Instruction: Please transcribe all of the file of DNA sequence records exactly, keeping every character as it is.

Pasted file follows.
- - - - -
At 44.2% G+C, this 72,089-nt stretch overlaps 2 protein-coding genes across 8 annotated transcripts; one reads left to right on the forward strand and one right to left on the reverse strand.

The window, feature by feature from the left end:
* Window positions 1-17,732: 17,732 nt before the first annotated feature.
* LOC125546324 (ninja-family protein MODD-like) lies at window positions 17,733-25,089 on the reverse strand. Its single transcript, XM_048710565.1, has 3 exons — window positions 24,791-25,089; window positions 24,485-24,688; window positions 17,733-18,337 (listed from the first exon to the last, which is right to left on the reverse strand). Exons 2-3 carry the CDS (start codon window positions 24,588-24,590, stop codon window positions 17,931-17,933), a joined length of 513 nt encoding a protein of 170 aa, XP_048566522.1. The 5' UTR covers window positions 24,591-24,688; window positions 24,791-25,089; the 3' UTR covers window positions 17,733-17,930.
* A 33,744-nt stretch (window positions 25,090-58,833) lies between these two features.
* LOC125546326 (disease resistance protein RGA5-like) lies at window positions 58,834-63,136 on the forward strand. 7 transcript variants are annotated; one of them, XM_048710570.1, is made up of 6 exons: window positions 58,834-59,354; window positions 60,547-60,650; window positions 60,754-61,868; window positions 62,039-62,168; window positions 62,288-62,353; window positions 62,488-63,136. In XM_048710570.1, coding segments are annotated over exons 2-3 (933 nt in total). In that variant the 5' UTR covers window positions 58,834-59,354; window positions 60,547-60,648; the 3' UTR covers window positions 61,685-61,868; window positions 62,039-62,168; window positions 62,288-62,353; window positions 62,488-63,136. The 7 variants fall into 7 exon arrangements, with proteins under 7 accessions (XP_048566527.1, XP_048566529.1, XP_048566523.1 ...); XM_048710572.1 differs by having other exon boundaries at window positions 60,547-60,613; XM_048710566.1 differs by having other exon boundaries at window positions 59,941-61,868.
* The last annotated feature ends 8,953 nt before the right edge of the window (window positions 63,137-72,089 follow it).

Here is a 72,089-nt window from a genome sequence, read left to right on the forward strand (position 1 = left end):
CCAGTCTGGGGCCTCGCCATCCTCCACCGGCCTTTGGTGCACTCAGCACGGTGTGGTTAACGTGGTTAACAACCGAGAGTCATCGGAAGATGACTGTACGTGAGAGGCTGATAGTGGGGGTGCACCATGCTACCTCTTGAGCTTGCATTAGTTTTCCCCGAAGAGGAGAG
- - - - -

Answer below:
At 44.2% G+C, this 72,089-nt stretch overlaps 2 protein-coding genes across 8 annotated transcripts; one reads left to right on the forward strand and one right to left on the reverse strand.

The window, feature by feature from the left end:
* Window positions 1-17,732: 17,732 nt before the first annotated feature.
* LOC125546324 (ninja-family protein MODD-like) lies at window positions 17,733-25,089 on the reverse strand. Its single transcript, XM_048710565.1, has 3 exons — window positions 24,791-25,089; window positions 24,485-24,688; window positions 17,733-18,337 (listed from the first exon to the last, which is right to left on the reverse strand). Exons 2-3 carry the CDS (start codon window positions 24,588-24,590, stop codon window positions 17,931-17,933), a joined length of 513 nt encoding a protein of 170 aa, XP_048566522.1. The 5' UTR covers window positions 24,591-24,688; window positions 24,791-25,089; the 3' UTR covers window positions 17,733-17,930.
* A 33,744-nt stretch (window positions 25,090-58,833) lies between these two features.
* LOC125546326 (disease resistance protein RGA5-like) lies at window positions 58,834-63,136 on the forward strand. 7 transcript variants are annotated; one of them, XM_048710570.1, is made up of 6 exons: window positions 58,834-59,354; window positions 60,547-60,650; window positions 60,754-61,868; window positions 62,039-62,168; window positions 62,288-62,353; window positions 62,488-63,136. In XM_048710570.1, coding segments are annotated over exons 2-3 (933 nt in total). In that variant the 5' UTR covers window positions 58,834-59,354; window positions 60,547-60,648; the 3' UTR covers window positions 61,685-61,868; window positions 62,039-62,168; window positions 62,288-62,353; window positions 62,488-63,136. The 7 variants fall into 7 exon arrangements, with proteins under 7 accessions (XP_048566527.1, XP_048566529.1, XP_048566523.1 ...); XM_048710572.1 differs by having other exon boundaries at window positions 60,547-60,613; XM_048710566.1 differs by having other exon boundaries at window positions 59,941-61,868.
* The last annotated feature ends 8,953 nt before the right edge of the window (window positions 63,137-72,089 follow it).

Here is a 72,089-nt window from a genome sequence, read left to right on the forward strand (position 1 = left end):
CCAGTCTGGGGCCTCGCCATCCTCCACCGGCCTTTGGTGCACTCAGCACGGTGTGGTTAACGTGGTTAACAACCGAGAGTCATCGGAAGATGACTGTACGTGAGAGGCTGATAGTGGGGGTGCACCATGCTACCTCTTGAGCTTGCATTAGTTTTCCCCGAAGAGGAGAG